Monday, 19 September 2022

Little Owl still visible, and a look at Wrens

The young Little Owl was still to be seen on the dead tree by the Round Pond yesterday. Thanks to Richard Oxborough for this fine shot of it yawning.

A remarkable picture by David Element of a Little Egret catching a female Common Darter dragonfly.

He commented, 'The Egret watched as the dragonfly landed on a branch in front of it, and then approached her in the manner of a wildlife photographer. Slowly and steadily moving its neck, and then simply picking the insect off the branch. I watched the whole process, but I couldn't see where the Common Darter was perched in the previous photographs as she was obscured by vegetation. You will not be surprised to learn that there was only time to take one photograph before the dragonfly was swallowed! I have seen herons taking dragonflies on several occasions, including the Grey Heron that caught a patrolling Migrant Hawker (that I had been trying to photograph!) in the Italian Gardens. Anything that moves is fair game, however small.'

Some dragonflies hardly ever rest and it's almost impossible to get good pictures or video of them. I don't think I'll ever get a decent picture of a Brown Hawker. But Common Darters spend quite a lot of time perched, and in each of the three clips in this video they stayed still for at least half a minute. In the third the female mates with a bright red male.

Pied Wagtails hunt insects in their own way. Here is a pair on the grass beside the Serpentine and along the shore. They keep a distance from each other to avoid collisions when they suddenly dash after insects. But if you stand still, sometimes they will come close to you.

Julia was in the Flower Walk and got good pictures of a Blue Tit ...

...and a Magpie.

It's sad that the Moorhens in the Dell, which have successfully raised chicks in recent years, have lost theirs this year. Here they are beside the stream eating the leaves of what I think is Small-Flowered Cranesbill.

I'm inclined to blame the local Grey Heron.

On the Serpentine  other Moorhens have done quite well this year.

... and also on the Long Water. 

You never see the nest on the lakes, but suddenly chicks or teenagers appear as if from nowhere. The nest in the Dell was all too visible.

Another of David's excellent close-ups of a fox.

On sunny days you are likely to see foxes on the east bank of the Long Water. The adult here is sadly mangy but carrying on.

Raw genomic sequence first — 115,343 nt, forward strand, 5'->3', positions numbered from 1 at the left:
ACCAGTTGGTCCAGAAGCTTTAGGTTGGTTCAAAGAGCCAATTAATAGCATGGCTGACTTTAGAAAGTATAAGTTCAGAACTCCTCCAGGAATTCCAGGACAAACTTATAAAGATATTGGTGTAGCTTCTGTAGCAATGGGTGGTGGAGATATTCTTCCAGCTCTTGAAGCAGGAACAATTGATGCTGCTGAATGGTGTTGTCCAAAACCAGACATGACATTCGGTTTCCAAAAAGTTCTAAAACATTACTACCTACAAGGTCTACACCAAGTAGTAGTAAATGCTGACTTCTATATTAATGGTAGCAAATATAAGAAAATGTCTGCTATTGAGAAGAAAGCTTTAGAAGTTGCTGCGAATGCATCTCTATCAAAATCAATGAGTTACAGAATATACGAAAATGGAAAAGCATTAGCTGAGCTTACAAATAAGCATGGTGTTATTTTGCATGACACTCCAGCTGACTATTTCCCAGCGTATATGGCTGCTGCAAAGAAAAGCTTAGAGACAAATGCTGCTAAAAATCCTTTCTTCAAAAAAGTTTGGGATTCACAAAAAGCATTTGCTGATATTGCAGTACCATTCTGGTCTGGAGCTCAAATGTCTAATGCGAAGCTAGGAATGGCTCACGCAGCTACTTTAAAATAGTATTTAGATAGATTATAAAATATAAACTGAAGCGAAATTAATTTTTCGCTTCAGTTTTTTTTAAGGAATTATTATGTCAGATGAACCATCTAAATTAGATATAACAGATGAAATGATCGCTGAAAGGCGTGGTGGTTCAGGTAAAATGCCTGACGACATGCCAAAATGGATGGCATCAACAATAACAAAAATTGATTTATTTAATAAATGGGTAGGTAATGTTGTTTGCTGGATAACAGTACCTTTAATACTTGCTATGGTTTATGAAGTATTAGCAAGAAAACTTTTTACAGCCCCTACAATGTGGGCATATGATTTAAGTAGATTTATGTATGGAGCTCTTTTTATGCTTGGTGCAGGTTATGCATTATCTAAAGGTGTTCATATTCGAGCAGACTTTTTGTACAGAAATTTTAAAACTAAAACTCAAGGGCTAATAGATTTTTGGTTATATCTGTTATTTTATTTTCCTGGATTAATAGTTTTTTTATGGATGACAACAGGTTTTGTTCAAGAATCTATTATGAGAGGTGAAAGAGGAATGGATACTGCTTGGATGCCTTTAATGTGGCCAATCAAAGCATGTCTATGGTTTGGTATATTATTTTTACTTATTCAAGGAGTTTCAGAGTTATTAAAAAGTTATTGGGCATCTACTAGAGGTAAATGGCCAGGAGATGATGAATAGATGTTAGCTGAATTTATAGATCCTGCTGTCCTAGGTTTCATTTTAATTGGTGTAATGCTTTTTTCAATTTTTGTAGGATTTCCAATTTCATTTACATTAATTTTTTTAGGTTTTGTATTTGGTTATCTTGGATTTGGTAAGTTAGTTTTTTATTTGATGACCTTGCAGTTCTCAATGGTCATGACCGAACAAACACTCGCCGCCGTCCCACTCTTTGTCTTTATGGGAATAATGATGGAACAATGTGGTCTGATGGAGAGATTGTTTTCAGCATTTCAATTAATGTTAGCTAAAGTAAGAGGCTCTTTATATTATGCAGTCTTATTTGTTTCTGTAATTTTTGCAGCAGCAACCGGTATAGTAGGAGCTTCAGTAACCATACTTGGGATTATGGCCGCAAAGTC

Today's bird is the Wren.

Their song, incredibly loud for such a tiny creature, is heard all round both lakes and in the Dell, where this one is.

They can easily make themselves heard over the noise of the waterfall.

You also hear them loudly scolding predators, in this case a Carrion Crow.

They are often seen in the reed beds.

Mostly they are very shy and flee the moment you raise a camera, but sometimes they just stare at you ...

... and occasionally there is a very bold one. This Wren in the Flower Walk would hop around your feet.

A Wren searches for insects in a flower bed in the Rose Garden.

This one has caught a moth.

Males have several mates, each in a separate nest. The nests are usually, and designedly, unfindable, but two years ago a Wren made a nest in the top of the cast iron column of a gas lamp post -- places where Blue Tits often nest but this is the only time I've seen a Wren there.

A pair mating beside the Long Water. Thanks to Tom for this picture.

You see them constantly carrying insects to their ravenous young, in this case a moth ...

... and here a mixed bag.

In this video a Wren carrying a lacewing to the nest zigzags and gives alarm calls to mislead predators about where the nest is.

When the fledglings emerge they don't yet have much of a tail ...

... but they grow fast. Here a young Wren preens in a tree.

This family is in the Rose Garden. You can see two fledglings and a parent. Sorry about the noise from the hand dryer in the adjacent public lavatory.

A Wren has a dust bath in the dry earth of a flower bed, one way of getting rid of parasites.

And this one at Rainham Marshes seems to be anting -- that is, sitting on an ants' nest and deliberately getting covered in ants so that the formic acid they secrete kills or drives away fleas and lice.


  1. That moth is almost bigger than the wren. It's amazing.
    Anting appears to be a cross-species habit. I wonder who picked it up first and how it got across other species.

    1. According to Wikipedia more than 200 species of bird practise anting, The article is properly vague about what it actually does. No one knows and there are only reasonable guesses.